The Covid-19 crisis has created some of the most difficult reporting conditions for many years, if not decades. Financial results and outlooks have been left in tatters by the pandemic. Highlighting the uncertainty, hundreds of companies have cut or suspended guidance since mid-March, according to an analysis by Intelligize conducted for IR Magazine.
Adding to the complexity, stay-at-home rules have forced IR teams and senior management to rethink the standard earnings playbook. With speakers most likely calling in from home, companies have had to think of new ways to stay in contact behind the scenes and ensure the call goes off smoothly.
In response to these challenges, companies have adapted the content, tone and format of their results statements and calls. Below, IR consultants discuss six trends they have seen during the past earnings season.
1. Softer, more heartfelt statements
Given the current circumstances, corporate leaders have understandably focused less on market performance and more on their Covid-19 response. ‘While mitigating actions in most cases include cost cutting, the current crisis has provided an opportunity for leadership to show its human side and demonstrate genuine affection and respect for employees,’ says Sandra Novakov, head of IR at Citigate Dewe Rogerson, who is based in London. As an example, she points to the personal CEO message delivered by ABF, a Citigate client, in its interim results announcement.
2. Detailed scenario planning
Companies are also providing granular insights to investors and analysts to help them think about future performance. ‘In light of heightened uncertainty in the market, companies have an opportunity to demonstrate their knowledge of the sector and guide the market by sharing their internal analyses with their wider stakeholders,’ says Novakov. For example, she says some companies have included a stress test looking at different scenarios for sales, costs and cash flows.
3. Intra-quarter updates
Additional detail is key at times of crisis. Another way companies are responding to this need is with greater information from within the quarter. ‘IR officers and executives are providing month-by-month or even weekly breakdowns of performance,’ says Chicago-based Jeremy Cohen, senior vice president in investor relations at Edelman. ‘This is a direct result of the general economic uncertainty, and issuers are answering the call by leveling their transparency around intra-quarter performance.’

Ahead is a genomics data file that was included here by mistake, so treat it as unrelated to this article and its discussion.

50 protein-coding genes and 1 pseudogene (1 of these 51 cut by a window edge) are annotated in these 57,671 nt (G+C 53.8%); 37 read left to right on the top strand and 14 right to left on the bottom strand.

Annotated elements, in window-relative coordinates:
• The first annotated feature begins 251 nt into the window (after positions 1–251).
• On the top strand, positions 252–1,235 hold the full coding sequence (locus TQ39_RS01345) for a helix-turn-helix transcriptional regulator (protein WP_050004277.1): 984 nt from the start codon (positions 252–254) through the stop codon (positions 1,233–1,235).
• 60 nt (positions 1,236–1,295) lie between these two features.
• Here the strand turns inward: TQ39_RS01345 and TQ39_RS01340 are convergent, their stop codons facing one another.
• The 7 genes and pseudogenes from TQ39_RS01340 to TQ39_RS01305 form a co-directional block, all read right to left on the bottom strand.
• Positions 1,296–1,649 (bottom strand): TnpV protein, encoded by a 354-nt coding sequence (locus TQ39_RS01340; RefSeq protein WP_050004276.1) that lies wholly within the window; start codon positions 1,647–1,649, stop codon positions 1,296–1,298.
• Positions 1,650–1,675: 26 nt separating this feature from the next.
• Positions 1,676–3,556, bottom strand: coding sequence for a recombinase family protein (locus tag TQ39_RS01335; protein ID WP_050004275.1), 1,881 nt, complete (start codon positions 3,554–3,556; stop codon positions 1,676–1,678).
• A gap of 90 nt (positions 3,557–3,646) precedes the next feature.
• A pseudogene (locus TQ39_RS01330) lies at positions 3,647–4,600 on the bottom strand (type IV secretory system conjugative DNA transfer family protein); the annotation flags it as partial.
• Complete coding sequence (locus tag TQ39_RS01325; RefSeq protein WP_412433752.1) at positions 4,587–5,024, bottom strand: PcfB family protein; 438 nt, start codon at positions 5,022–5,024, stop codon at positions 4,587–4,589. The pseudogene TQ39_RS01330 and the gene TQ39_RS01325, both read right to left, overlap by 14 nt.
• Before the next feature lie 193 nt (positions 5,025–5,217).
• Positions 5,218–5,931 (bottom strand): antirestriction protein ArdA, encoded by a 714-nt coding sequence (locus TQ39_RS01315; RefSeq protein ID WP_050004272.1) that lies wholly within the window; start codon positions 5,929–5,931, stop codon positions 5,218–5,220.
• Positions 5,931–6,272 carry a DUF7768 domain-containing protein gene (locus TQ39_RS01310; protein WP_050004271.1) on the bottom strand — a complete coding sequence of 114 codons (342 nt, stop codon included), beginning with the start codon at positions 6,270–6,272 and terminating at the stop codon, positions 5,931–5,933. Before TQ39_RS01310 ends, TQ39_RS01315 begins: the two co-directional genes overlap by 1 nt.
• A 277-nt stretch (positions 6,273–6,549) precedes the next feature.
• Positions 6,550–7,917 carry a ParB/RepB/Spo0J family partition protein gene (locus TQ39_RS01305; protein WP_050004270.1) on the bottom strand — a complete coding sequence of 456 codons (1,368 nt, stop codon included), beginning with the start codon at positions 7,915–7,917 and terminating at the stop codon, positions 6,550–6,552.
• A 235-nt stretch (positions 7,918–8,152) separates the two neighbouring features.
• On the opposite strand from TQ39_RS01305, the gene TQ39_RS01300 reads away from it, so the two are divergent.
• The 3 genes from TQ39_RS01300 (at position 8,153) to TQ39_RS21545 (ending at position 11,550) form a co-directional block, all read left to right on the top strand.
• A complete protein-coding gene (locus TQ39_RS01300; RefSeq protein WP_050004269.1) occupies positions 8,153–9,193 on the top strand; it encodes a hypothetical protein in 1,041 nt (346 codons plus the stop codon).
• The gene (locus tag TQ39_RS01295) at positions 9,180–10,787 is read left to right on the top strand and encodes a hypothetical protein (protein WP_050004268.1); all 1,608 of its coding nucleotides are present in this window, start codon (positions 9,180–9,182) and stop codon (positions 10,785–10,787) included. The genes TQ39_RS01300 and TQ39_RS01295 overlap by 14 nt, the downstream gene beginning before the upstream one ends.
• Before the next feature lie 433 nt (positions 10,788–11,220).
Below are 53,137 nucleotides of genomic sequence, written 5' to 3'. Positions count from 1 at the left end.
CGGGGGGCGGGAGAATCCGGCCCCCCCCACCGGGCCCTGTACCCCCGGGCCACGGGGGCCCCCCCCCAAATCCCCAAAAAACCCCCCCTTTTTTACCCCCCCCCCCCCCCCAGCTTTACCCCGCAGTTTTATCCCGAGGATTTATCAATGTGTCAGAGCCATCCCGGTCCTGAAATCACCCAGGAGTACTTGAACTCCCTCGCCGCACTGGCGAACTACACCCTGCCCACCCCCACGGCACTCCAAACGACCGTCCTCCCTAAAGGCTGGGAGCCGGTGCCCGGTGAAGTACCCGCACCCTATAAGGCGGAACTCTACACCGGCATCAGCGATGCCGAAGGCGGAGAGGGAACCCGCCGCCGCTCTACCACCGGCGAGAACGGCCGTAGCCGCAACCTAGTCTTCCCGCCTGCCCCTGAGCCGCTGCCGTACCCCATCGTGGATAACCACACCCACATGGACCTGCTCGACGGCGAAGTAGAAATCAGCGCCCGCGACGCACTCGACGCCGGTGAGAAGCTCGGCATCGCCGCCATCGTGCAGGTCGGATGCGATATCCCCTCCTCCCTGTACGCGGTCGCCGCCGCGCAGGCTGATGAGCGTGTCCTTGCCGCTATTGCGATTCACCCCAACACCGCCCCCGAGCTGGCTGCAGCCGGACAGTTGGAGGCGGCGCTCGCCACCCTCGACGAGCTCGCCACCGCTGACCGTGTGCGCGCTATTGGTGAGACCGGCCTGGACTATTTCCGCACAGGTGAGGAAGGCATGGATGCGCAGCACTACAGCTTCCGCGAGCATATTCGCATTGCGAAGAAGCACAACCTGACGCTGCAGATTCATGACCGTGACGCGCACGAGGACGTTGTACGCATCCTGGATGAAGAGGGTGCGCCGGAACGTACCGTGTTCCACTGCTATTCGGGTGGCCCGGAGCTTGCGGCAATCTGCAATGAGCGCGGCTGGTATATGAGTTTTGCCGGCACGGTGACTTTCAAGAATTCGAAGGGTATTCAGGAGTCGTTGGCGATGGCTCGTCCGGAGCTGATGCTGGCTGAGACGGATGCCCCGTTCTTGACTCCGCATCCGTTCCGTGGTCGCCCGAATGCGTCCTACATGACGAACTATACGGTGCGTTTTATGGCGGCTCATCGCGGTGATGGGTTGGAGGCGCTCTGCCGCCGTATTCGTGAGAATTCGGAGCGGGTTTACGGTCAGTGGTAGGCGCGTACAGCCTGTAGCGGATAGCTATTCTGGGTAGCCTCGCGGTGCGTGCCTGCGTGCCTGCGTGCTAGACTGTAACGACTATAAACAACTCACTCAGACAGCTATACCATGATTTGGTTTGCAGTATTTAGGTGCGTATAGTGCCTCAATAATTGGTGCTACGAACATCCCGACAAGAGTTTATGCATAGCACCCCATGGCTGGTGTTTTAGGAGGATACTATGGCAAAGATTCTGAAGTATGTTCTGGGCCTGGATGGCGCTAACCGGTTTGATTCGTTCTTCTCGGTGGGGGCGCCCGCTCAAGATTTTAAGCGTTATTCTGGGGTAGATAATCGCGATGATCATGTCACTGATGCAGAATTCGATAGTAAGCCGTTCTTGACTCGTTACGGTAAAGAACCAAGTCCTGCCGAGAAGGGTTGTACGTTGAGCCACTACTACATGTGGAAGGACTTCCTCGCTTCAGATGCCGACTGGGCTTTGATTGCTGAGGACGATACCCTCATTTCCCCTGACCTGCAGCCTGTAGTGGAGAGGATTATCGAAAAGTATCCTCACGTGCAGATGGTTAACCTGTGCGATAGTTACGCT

4. Pre-recorded comments
With the earnings call teams scattered across different locations and relying on home technology, consultants have recommended the use of prerecorded statements. ‘I’m really pushing everyone to prerecord because I’m finding a lot of my executives do not have a landline,’ said Nicole Noutsios, founder of California-based NMN Advisors, speaking on an IR Magazine and Q4 webinar last month. ‘Do you have a second phone? Who’s going to contact you if your line drops? A lot of people are very reliant on cellphones and it could add some complexity to an earnings process that is already going to be challenging.’
5. Side video and text chats
Under normal circumstances, senior management and IR are in the same room during earnings, providing the opportunity to speak offline and deliver non-verbal cues. During this earnings season, companies are using technology to try to recreate this environment. Noutsios says it’s been useful for clients to run a videoconferencing service of their choice in the background on silent. ‘You can all see each other,’ she said on the webinar. ‘Make sure it’s on mute and then have a chat, so you can still talk if you’re all in different places.’
6. ESG getting more airtime
Some thought ESG issues could be pushed aside by Covid-19. In fact, they have grown even more in importance. ‘The crisis is bringing ESG efforts even more into the spotlight as investors pay greater attention to business continuity efforts and how issuers are weathering the Covid-19 storm,’ says Cohen. ‘It is clear that a fuller discussion around ESG efforts and risk mitigation initiatives will be expected by investors as they seek out healthy businesses that can drive long-term value creation.’
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